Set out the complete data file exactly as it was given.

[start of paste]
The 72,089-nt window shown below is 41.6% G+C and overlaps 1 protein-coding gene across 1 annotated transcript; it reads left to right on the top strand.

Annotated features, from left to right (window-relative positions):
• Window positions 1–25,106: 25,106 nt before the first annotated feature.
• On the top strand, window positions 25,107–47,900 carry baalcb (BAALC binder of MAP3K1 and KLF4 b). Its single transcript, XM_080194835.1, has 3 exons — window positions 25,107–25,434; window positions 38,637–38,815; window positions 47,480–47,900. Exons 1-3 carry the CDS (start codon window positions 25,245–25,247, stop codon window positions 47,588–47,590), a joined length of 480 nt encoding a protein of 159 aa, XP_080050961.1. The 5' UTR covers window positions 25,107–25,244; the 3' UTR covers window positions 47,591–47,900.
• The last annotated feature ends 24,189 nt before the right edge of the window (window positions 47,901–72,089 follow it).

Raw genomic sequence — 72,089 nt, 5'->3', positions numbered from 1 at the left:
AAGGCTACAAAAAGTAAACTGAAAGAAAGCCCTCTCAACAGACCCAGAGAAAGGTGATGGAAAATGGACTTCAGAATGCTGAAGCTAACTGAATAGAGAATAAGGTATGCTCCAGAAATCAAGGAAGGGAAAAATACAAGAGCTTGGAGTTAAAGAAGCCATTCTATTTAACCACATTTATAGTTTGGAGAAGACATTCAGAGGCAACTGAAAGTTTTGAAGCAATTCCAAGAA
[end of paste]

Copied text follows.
The 72,089-nt window shown below is 41.6% G+C and overlaps 1 protein-coding gene across 1 annotated transcript; it reads left to right on the top strand.

Annotated features, from left to right (window-relative positions):
• Window positions 1–25,106: 25,106 nt before the first annotated feature.
• On the top strand, window positions 25,107–47,900 carry baalcb (BAALC binder of MAP3K1 and KLF4 b). Its single transcript, XM_080194835.1, has 3 exons — window positions 25,107–25,434; window positions 38,637–38,815; window positions 47,480–47,900. Exons 1-3 carry the CDS (start codon window positions 25,245–25,247, stop codon window positions 47,588–47,590), a joined length of 480 nt encoding a protein of 159 aa, XP_080050961.1. The 5' UTR covers window positions 25,107–25,244; the 3' UTR covers window positions 47,591–47,900.
• The last annotated feature ends 24,189 nt before the right edge of the window (window positions 47,901–72,089 follow it).

Raw genomic sequence — 72,089 nt, 5'->3', positions numbered from 1 at the left:
AAGGCTACAAAAAGTAAACTGAAAGAAAGCCCTCTCAACAGACCCAGAGAAAGGTGATGGAAAATGGACTTCAGAATGCTGAAGCTAACTGAATAGAGAATAAGGTATGCTCCAGAAATCAAGGAAGGGAAAAATACAAGAGCTTGGAGTTAAAGAAGCCATTCTATTTAACCACATTTATAGTTTGGAGAAGACATTCAGAGGCAACTGAAAGTTTTGAAGCAATTCCAAGAA